• F-35 Tug o’ War (1) – Liberal leader Michael Ignatieff promised Monday to re-examine a deal to buy the next-generation F-35 stealth fighter plane, but military experts say it would be pointless for a Liberal government to hold a “fly-off” competition to replace Canada’s deteriorating CF-18 fighter-bombers given that there is no alternative that would suit the Canadian Forces’ needs. “We are going to replace the CF-18 -we care about the sovereignty of Canada. But we’ve got time to get this right. [The Conservatives] tried to hustle the country into a purchase without a competitive process” ….”
  • F-35 Tug o’ War (2) –  New fighter jets Canada plans to buy will be more than $100 million each — at least $25 million more per plane than government estimates — according to a top U.S. budget watchdog. Conservative government officials have said 65 new joint strike fighters being built to replace Canada’s F-18 jets will cost about $75 million each, about $9 billion with training and an additional $200-$300 million a year in maintenance. But Mike Sullivan, director of acquisition management at the US General Accountability Office, said he doesn’t know where that estimate comes from. “That’s not a number that I am familiar with at all,” he said in an interview Tuesday with CBC’s Power & Politics with Evan Solomon, cautioning he hasn’t seen the methodology behind the numbers. Sullivan said the estimated cost of the F-35A model that Canada is buying is “in the low 100 millions.” “Probably somewhere between $110-115 million,” he said. A prominent Conservative admitted to CBC that the cost of the F-35 fight jets might not be as the government has promised. Earlier on Power & Politics, Conservative MP Laurie Hawn said Canada is buying the planes at the peak of their production, making them cheaper than the $133 million the U.S. estimates their jets will cost. Hawn also said the $133 million estimate is an average of three models being built, of which the Canadian jet is the cheapest ….”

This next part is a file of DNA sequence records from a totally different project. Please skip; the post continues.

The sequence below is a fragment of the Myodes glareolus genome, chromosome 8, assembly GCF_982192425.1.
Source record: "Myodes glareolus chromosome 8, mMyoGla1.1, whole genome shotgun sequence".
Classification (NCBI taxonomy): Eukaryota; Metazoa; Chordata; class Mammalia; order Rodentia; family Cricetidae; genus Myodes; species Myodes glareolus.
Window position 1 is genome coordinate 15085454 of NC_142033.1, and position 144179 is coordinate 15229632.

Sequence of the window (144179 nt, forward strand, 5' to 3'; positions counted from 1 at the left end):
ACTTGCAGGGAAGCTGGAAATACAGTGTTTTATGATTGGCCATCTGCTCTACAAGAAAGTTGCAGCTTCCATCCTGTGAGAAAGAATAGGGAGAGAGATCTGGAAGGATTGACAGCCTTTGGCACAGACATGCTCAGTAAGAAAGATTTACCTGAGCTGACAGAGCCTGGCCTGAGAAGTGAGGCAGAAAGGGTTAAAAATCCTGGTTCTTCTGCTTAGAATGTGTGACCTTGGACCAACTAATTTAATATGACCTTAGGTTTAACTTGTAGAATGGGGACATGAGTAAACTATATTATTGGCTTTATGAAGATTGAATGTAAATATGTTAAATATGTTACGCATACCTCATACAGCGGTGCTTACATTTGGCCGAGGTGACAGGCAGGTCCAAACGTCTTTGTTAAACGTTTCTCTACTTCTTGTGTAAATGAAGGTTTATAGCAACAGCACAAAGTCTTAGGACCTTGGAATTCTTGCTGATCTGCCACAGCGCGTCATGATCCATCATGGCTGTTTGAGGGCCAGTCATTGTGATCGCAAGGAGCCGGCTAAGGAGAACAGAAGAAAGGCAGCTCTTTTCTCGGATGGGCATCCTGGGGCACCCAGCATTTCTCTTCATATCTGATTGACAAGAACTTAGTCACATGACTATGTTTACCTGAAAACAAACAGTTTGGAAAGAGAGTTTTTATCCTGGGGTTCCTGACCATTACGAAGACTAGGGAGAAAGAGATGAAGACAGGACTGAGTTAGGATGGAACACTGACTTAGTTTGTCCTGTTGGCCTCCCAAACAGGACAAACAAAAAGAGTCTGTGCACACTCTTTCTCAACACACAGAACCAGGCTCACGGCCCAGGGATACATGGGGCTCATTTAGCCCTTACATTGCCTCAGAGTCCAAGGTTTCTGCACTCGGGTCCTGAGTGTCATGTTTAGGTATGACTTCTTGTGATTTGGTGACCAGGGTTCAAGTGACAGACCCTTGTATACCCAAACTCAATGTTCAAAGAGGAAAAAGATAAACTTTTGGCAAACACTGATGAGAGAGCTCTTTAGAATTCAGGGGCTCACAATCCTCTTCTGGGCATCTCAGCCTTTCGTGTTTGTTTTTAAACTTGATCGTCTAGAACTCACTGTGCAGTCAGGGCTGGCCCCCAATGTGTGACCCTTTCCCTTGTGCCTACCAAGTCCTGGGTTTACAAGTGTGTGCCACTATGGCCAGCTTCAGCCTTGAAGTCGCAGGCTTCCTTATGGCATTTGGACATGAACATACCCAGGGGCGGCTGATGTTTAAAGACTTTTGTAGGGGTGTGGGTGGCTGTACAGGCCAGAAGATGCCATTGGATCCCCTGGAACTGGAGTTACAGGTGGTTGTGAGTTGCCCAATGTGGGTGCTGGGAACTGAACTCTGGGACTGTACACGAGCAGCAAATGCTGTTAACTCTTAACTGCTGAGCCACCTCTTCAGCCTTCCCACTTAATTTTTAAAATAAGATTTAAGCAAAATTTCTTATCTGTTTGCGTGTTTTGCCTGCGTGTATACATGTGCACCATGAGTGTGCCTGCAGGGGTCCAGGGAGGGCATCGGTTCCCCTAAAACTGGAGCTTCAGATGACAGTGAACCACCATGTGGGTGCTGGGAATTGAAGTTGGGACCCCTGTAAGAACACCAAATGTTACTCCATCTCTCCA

• Poochies helping Canada’s wounded warriors.